The Bees

Most ancient tradition connects the bees to the first miracle attributed to Rita in life: the healing of a farmer.

On the fifth day after her birth, while the little Rita was sleeping in her crib in the garden of the family home, bees begin to enter and come out of her mouth, without stinging her.
A farmer, harvesting in a field nearby, cuts his hand deeply with his scythe. The man begins to lose a lot of blood and stops working immediately to seek help. Passing by the little Rita, he notices the bees buzzing around her face and makes a gesture with his hand to chase them away. Pulling back his hand, he realises with astonishment that he has been healed.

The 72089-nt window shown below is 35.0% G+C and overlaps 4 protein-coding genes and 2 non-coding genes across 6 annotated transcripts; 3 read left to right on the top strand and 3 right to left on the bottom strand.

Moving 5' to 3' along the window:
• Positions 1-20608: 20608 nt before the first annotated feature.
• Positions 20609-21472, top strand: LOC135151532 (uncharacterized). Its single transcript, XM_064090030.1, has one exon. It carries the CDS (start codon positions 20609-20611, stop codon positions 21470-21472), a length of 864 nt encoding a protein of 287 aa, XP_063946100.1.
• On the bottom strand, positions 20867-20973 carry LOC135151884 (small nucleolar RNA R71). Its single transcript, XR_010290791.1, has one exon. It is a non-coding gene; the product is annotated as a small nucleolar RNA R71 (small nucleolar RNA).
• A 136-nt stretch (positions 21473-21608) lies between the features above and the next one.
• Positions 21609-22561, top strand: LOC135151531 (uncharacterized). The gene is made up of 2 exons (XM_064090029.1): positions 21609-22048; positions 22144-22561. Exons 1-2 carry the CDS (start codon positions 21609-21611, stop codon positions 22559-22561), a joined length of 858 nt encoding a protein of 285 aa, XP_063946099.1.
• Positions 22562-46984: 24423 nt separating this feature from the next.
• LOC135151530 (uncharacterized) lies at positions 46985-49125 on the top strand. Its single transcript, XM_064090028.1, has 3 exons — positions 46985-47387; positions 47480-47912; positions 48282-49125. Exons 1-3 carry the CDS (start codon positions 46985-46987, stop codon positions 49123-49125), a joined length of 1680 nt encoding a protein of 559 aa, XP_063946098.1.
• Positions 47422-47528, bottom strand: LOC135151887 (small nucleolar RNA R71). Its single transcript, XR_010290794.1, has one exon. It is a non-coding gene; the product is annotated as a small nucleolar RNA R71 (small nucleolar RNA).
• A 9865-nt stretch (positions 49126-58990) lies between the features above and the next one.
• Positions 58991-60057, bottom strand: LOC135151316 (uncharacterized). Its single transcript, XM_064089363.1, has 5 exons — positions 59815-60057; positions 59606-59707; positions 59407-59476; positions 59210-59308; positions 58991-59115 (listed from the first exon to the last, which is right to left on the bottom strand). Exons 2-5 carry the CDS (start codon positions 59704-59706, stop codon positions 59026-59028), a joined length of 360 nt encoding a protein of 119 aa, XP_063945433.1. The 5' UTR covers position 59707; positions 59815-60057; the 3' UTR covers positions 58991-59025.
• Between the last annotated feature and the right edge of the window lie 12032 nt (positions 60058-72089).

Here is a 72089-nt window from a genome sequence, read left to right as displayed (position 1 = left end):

This is a simple popular belief, full of symbology. In particular, the choice of the bees is linked to the need to communicate the importance of the figure of Rita from a very early age. There is a sacredness in honey, which has ancient roots. The mediaeval Church used bees as a symbol to represent the social hard work, diligence and efficiency typical of these insects. In one of the first sermons on the virtues of bees, St. Ambrose (bishop of Milan from 374 to 397) proposed them to the faithful as a life style.

The hardworking insects that symbolise Saint Rita inspired Blessed Mother Fasce when she gave the name to the Beehive of Saint Rita the project to support children in need (Little Bees and Wildflowers).
The name of the monastery’s magazine, From the Bees to the Roses, is also a tribute to the symbology of Rita.